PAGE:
In the aforementioned conventional systems, it is assumed that there is only one mobile unit at a time transmitting in a given cell on a given frequency. Other transmitters actively transmitting in the same frequency channel at the same time are considered to be cochannel interference, a situation which current systems attempt to prevent since it leads to significant performance degradation. Cochannel interference, in fact, is a major factor in determining how often (spatially) frequency channels can be reused, i.e., assigned to different cells (W. Lee, Mobile Cellular Telecommunication Systems, McGraw-Hill, 1989). The cochannel interference problem pervades all wireless communication systems, not just cellular mobile communications, and attempts to solve it in current systems have all been formulated on the premise that the cochannel signals represent disturbances to be eliminated an that only one antenna/receiver output is available for the task.

Conventional systems in which interference suppression is performed using adaptive filters in the time-domain and the output of a single antenna includes F. Gutleber, "Interference Cancelling System for a Mobile Subscriber Access Communications System," U.S. Pat. No. 4,434,505, 14/1982, U.S. Cl. 455-50; and Y. Shimura, "Base Station Capable of Monitoring Occurrence of Interference on Every Transmission," U.S. Pat. No. 4,837,801, 8/1987, U.S. Cl. 379-61. These techniques are based on an assumption of statistical stationarity, i.e., that the channel characteristics do not change very fast. In the mobile communications environment where deep Rayleigh fading (40 dB) at rates up to 200 Hz is a dominant factor, the stationarity assumption is known to be invalid, and the performance of these conventional techniques is known to be quite susceptible to errors in the assumptions made. In particular, in the presence of multiple delayed copies of the same signal (i.e., specular multipath), these adaptive filters can null the desired signal.

Time-domain adaptive filter techniques have also been developed to improve channel quality for digital transmission in the presence of the aforementioned Rayleigh fading which causes intersymbol interference at the receiver. Examples of conventional techniques for addressing this type of interference include J. Proakis, "Adaptive Equalization for TDMA Digital Mobile Radio", IEEE Trans. on Veh. Tech., Vo. 40, No. 2, May 1991, and numerous other technical references in the open literature. Similar equalization techniques have been adopted in the current digital GSM system. The foregoing systems are completely compatible with this invention and can be incorporated in the demodulation step as is currently done in practice.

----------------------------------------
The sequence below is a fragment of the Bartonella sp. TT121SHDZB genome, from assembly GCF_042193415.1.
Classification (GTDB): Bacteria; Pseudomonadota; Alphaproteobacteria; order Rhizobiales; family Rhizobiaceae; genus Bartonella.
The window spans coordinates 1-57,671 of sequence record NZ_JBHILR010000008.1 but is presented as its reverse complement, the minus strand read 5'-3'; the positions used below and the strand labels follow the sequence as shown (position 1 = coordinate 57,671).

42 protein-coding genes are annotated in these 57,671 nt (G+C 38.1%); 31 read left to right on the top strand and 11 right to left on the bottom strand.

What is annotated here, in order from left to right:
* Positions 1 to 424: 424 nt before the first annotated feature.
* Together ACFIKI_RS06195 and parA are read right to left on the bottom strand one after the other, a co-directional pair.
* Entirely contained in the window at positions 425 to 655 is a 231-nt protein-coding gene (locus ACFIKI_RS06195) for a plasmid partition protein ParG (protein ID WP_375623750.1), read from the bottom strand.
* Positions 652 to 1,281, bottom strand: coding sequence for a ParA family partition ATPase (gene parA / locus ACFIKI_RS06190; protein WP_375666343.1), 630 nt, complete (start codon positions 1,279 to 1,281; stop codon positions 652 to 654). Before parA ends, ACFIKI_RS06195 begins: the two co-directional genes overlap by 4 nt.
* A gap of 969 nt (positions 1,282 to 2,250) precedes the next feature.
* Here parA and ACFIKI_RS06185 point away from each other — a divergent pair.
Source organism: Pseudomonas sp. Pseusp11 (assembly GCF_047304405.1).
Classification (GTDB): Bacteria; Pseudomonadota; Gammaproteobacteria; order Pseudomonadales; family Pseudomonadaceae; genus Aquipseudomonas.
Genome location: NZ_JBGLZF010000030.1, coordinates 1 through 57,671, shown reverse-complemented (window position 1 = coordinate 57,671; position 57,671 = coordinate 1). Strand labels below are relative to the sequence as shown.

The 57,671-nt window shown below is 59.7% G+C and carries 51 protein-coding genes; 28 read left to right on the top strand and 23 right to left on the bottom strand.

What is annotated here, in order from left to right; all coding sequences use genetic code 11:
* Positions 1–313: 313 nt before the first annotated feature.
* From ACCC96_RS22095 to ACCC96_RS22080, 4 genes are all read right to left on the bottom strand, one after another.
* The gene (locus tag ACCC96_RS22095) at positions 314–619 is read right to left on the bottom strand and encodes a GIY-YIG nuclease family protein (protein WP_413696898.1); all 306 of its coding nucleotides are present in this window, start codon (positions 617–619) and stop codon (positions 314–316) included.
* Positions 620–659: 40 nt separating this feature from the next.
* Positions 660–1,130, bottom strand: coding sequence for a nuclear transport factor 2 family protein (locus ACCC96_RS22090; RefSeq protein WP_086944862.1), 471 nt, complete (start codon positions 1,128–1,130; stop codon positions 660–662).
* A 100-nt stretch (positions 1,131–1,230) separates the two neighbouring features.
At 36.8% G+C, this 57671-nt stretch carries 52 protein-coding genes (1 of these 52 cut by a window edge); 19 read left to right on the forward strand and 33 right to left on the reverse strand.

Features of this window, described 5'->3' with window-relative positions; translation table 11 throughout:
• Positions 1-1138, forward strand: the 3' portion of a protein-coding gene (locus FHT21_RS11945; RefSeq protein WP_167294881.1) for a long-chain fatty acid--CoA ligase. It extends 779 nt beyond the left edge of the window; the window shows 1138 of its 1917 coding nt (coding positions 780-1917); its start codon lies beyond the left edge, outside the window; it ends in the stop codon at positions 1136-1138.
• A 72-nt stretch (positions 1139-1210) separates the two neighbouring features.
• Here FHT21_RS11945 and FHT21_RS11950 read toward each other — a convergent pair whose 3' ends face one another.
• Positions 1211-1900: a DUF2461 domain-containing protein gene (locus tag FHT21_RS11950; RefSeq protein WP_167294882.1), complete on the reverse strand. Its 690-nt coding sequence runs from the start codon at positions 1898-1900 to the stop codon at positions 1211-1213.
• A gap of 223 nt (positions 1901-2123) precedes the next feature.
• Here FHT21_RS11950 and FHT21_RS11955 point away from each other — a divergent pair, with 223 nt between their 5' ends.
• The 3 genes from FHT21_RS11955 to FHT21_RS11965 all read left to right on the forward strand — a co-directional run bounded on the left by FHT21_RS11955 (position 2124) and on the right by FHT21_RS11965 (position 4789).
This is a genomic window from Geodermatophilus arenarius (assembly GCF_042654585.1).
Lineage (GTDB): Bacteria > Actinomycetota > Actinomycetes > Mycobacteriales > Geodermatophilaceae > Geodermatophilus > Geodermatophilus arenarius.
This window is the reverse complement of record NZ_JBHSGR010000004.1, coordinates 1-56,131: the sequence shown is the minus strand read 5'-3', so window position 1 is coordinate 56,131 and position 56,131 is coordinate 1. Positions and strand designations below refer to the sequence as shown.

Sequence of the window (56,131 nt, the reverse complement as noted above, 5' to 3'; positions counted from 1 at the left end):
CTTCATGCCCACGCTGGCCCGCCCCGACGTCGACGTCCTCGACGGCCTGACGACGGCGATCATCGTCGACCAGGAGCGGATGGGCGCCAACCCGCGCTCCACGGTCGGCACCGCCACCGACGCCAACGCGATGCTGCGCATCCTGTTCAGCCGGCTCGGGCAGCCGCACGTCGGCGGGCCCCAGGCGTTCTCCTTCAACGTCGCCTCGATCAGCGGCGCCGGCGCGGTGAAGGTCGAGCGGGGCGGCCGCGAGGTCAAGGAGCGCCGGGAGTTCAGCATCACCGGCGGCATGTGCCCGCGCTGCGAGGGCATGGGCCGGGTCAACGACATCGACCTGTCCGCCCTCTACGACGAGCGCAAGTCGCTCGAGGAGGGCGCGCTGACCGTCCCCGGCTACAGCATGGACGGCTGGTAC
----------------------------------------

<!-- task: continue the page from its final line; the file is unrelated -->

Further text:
More recently, investigations have been undertaken into the possibility of combining the outputs of more than one antenna to improve signal quality by eliminating cochannel interference. In the context of wireless LANs and PBXs, a multi-channel adaptive equalization scheme has been described by J. Winter, "Wireless PBX/LAN System with Optimum Combining," U.S. Pat. No. 4,639,914, 9/1984, U.S. C. 370-110.1. This method relies on code assignment (CDMA) to a known number of transmitters and tight power control circuitry. It also requires time-division duplexing, i.e., transmission and reception at the base station and the wireless terminals must occur at different times on the same frequency. This requirement results from the fact that the information in the spatial dimension is not being fully exploited; source locations are not calculated. The aforementioned stationarity assumption is also critical to the technique and it is therefore not applicable to the mobile environment. Furthermore, it is modulation dependent and is designed solely for interoffice wireless LANs using digital transmission technology.

In the context of simply combating the cellular mobile problem of Rayleigh fading at the mobile receiver, a method of incorporating plural antennas is also described by P. Balaban and J. Salz, op. cit. Herein as in similar well-known techniques various assumptions concerning the temporal characteristics of the signal of interest and its relationship to the cochannel interfering signals are made and on the basis thereof, a time-varying filter is constructed with best possible reconstruction of the signal of interest as its sole purpose. The performance of this technique is also known to be quite susceptible to errors in the assumptions made, specifically the stationary channel assumption. In fact, mobile unit implementation of this invention mitigates the Rayleigh fading problem to a large extent.

The undesirable characteristics of the aforementioned adaptive techniques are a consequence of the fact that only assumed time-domain properties of the received signals are being exploited, and that one of the signals present in the data is treated differently from the remaining signals, i.e., the cochannel interferers. It has been found that cochannel interferers simply represent a plurality of users attempting to access the system simultaneously on the same channel. Accordingly, one aspect of the present invention enables this situation to be managed regardless of the modulation type (analog or digital) and in the presence of multiple arrivals of the same signal (i.e., specular multipath) is a significant advantage over the above described conventional techniques.